To this point, the second chapter of Peter’s letter has been very encouraging to his readers. That trend will continue with these two verses, encouraging believers to live their lives to bring glory to God.
You can read this for yourself in 1 Peter 2:11-12.
When Peter wrote his letters, as with all the biblical writings, they did not break them down into chapters and verse. It was all one long letter, perhaps with space between the paragraphs, perhaps not. That makes it somewhat difficult to determine the context of a passage at times.
This week’s passage is an example of that dilemma. The NIV, among other translations, places this paragraph as the summary of the preceding passages, seeing it as more encouragement to live as chosen people. However, it may just as easily fit into the coming text about submitting to the governing authorities. It almost makes more sense to approach it this way than otherwise. In the remainder of this chapter, Peter addresses how to live in relation to the government, how slaves are to relate to their masters, and how husbands and wives are to relate to one another. In all of these cases, the emphasis is drawn to Christians relating to non-Christians.
In light of that, this passage takes on a whole new depth, as Peter asks his readers to abstain from sinful desires and allow the light of God to shine through their lives. In fact, his opening phrase, “Dear friends,” almost seem to indicate a change in focus in his writing, suggesting that this is a new thought.
Peter states again that believers are aliens and strangers in this world. We do not belong here; we are just passing through on our way to our eternal home. His description is reminiscent of Genesis 23:4, where Abraham describes himself in the same manner, while living among the Hittites. Peter’s point here is clear. We are strangers and exiles upon this earth. Our citizenship is elsewhere.
Next, Peter encourages his readers to avoid sinful desires. We are not to take on the cultural values and morals of this world. We are to live differently. Peter’s initial readers lived in an very pagan environment. In many ways, it was very hostile to Christianity, and the temptation to conform would have been very strong. Likewise, we live in a world that is increasingly hostile to Christianity. We must allow his light to shine through us as we make choices consistent with the Word of God.
Why should we do this? Why did Peter encourage the believers of his day to do this? Because people are watching. Peter makes it clear that we are being observed. And when we live our lives in a way that brooks no wrong, people notice that. When we live our lives in such a way that we consistently make the right choices, people see that. And our lives of holiness will give them cause to praise God one day as well.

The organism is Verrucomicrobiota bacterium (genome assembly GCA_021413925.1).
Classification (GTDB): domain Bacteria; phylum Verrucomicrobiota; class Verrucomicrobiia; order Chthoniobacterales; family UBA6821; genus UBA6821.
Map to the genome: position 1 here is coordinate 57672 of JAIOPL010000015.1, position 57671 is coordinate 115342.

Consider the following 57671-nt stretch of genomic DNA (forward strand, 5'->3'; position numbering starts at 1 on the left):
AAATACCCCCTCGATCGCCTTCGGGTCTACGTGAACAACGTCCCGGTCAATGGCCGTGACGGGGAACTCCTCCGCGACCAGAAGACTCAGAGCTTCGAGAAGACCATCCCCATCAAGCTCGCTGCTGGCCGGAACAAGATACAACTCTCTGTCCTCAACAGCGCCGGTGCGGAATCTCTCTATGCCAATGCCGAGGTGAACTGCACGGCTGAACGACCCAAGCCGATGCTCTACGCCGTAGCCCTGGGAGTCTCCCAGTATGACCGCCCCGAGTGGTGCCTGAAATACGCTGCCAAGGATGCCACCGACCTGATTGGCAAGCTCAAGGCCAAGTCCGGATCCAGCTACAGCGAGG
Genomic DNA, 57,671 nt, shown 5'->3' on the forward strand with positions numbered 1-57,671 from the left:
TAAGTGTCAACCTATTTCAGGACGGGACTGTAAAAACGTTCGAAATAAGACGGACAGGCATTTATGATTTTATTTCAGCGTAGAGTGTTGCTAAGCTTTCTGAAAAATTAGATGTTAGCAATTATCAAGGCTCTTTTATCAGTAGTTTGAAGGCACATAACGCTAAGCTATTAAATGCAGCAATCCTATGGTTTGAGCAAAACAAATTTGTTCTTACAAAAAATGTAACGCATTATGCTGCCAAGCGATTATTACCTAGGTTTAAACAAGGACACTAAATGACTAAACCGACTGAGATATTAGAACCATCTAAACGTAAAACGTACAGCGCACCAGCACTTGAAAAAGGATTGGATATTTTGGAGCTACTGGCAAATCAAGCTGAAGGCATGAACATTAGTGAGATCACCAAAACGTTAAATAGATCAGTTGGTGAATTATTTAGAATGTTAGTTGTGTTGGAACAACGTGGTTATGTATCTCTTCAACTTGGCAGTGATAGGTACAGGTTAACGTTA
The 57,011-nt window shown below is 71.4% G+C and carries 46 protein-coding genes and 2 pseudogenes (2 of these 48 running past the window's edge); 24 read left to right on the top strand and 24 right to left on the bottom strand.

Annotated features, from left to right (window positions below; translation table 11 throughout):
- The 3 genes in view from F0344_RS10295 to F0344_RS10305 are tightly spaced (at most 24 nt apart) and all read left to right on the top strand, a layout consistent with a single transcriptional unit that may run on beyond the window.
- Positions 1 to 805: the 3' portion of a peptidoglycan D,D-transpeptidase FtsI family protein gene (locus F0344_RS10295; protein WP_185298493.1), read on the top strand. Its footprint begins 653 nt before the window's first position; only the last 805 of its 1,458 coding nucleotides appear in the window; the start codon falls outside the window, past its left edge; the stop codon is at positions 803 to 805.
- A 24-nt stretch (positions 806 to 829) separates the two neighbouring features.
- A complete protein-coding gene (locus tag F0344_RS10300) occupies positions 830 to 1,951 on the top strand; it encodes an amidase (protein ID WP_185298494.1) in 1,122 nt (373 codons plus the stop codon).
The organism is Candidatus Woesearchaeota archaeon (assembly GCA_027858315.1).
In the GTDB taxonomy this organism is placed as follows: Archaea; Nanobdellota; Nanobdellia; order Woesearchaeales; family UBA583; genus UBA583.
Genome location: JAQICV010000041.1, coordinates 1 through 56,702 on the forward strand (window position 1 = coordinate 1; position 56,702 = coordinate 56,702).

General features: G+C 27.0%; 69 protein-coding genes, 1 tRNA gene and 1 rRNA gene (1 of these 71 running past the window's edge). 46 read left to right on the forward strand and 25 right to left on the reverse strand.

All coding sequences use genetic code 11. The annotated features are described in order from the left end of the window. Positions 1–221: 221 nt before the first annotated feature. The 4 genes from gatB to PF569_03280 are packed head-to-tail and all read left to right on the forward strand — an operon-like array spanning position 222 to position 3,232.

That is a hard thing to do, especially in the face of a culture that is antagonistic towards Christianity. It is difficult to allow Christ to shine through us and stand out as different. It is much easier to simply go with the flow, and not make waves. It is easier to conform than to be transformed (Romans 12:2). But that is not our task. Our task is to let our lives shine in such a way that people notice it. And they will know the reasons why behind the way we live.
Throughout the centuries, Christians have always been the ones to stand against an evil culture. In ancient Rome, when babies were being abandoned, Christian stepped up and took them into their homes, raising them. In the Middle Ages, when the black plague was sweeping across Europe, Christians were often the only ones willing to step in and care for the sick, often to the detriment of their own health, rather than just allow them to die alone. And today, Christians are the moving force opposing the killing of the unborn, the ones seeking to help the elderly, the ones bringing aid to the hungry and poor around the world.
Those are the big things. You and I are called to do those things too. But we are also called to let the light of Christ shine though our actions in the little things of life as well. We are called to bring a meal to a neighbor when he is sick, to give to the poor in our community, to assist those who are in need, both within the church and outside of it. We are to let that light shine, because our actions are as important as our words in proclaiming the grace of Jesus.
It’s our task. Do not shrink from it.
Question: How does your light shine in your corner of the world? Can people see Christ in you? You can leave a comment by clicking here.